Gene activation involves the recruitment of a set of factors to a promoter in response to appropriate signals, ultimately resulting in the formation of an initiation complex by RNA polymerase II and transcription. These events must occur in the presence of nucleosomes, which are compact structures capable of blocking transcription at every step. To circumvent this chromatin block, eukaryotic cells possess ATP-dependent chromatin remodelling machines and nucleosome modifying complexes. The former (e.g. the SWI/SNF complex) use ATP to drive conformational changes in nucleosomes and to move nucleosomes along DNA. The latter contain enzymatic activities which modify the histones post-translationally to alter their DNA-binding properties and to mark them for recognition by other complexes, which have activating or repressive roles (the basis of the "histone code"). Nucleosome modifying enzymes include histone acetylases (HATs), deacetylases (HDACs), methylases, kinases and ubiquitin conjugating enzymes. The current excitement in the chromatin field reflects the recognition that chromatin structure is of central importance in gene regulation and that the cell has dedicated complex systems to manipulate the repressive properties of chromatin structure to maximum effect. Furthermore, multiple connections between chromatin and disease are apparent.
Many low resolution studies of chromatin structure have indicated that major changes in chromatin structure occur at promoters and at other regulatory elements of genes, but whether nucleosomes were conformationally altered, moved around, or simply removed was unclear. Current models are designed to account for these observations: they propose that the primary function of remodelling complexes is to convert the chromatin structure of a promoter to a state conducive to transcript initiation. In contrast, our high resolution chromatin studies indicate that, at least for two yeast genes, the chromatin structure of the entire gene is remodelled, not just the promoter, with important implications for mechanisms of gene regulation.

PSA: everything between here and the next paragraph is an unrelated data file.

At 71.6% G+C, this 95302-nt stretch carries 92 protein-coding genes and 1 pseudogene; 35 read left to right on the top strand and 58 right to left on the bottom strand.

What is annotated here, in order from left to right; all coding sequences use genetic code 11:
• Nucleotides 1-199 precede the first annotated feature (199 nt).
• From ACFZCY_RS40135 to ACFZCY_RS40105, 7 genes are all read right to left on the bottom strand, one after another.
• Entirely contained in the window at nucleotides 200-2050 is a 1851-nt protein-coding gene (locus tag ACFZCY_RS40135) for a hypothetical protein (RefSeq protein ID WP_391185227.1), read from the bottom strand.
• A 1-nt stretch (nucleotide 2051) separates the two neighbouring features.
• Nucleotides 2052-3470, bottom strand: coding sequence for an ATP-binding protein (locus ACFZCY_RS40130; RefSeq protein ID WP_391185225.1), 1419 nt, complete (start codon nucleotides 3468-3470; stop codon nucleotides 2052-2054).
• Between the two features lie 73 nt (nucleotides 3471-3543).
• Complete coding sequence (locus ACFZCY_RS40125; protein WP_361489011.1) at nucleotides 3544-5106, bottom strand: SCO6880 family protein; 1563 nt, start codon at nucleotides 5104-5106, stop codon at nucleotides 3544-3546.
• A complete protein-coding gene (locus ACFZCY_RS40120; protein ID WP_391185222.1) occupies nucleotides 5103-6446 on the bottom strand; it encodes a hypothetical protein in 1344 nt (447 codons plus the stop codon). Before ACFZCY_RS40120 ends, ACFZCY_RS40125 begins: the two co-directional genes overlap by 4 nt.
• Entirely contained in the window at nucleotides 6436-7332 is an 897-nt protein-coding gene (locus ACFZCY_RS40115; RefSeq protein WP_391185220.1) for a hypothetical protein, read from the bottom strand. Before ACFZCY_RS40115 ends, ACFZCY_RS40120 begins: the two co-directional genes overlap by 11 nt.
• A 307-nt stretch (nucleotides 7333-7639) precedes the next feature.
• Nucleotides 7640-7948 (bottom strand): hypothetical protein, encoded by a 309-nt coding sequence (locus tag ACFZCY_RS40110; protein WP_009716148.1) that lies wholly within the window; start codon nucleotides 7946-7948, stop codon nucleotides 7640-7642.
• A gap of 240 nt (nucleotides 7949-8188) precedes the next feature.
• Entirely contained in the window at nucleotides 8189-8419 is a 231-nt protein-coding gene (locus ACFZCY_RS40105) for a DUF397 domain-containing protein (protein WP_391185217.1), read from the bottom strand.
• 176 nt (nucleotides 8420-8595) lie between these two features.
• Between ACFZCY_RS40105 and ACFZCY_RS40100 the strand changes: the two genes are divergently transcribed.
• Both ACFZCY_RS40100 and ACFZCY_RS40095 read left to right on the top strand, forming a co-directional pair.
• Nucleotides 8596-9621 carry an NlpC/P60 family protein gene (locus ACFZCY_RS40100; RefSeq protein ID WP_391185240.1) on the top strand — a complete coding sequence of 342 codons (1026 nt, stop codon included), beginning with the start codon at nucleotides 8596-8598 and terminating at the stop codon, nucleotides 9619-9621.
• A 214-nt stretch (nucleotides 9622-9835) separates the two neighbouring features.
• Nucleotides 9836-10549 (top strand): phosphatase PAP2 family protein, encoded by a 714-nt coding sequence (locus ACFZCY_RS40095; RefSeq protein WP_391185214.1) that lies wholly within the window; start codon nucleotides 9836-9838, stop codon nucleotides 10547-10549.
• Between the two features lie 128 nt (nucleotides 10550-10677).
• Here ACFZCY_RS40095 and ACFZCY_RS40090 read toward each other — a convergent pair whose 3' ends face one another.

Initially, we chose the CUP1 gene for our studies 1, 2, 3, because its regulation is well understood, with well-defined basal and activated states. CUP1 encodes a metallothionein required to protect cells from the toxic effects of copper. Much later, it became clear that CUP1 was not the ideal choice, because the remodelling factors acting at CUP1 had not yet been identified, making it difficult to exploit the genetic advantages of yeast. Accordingly, we decided to study a second well-characterised gene, HIS3, for which this information is available. HIS3 encodes an enzyme required for histidine metabolism and is induced by amino acid starvation. HIS3 is activated by the transcriptional activator Gcn4p and is regulated by the SAGA and NuA4 histone acetyltransferase (HAT) complexes) and by the SWI/SNF ATP-dependent remodelling machine.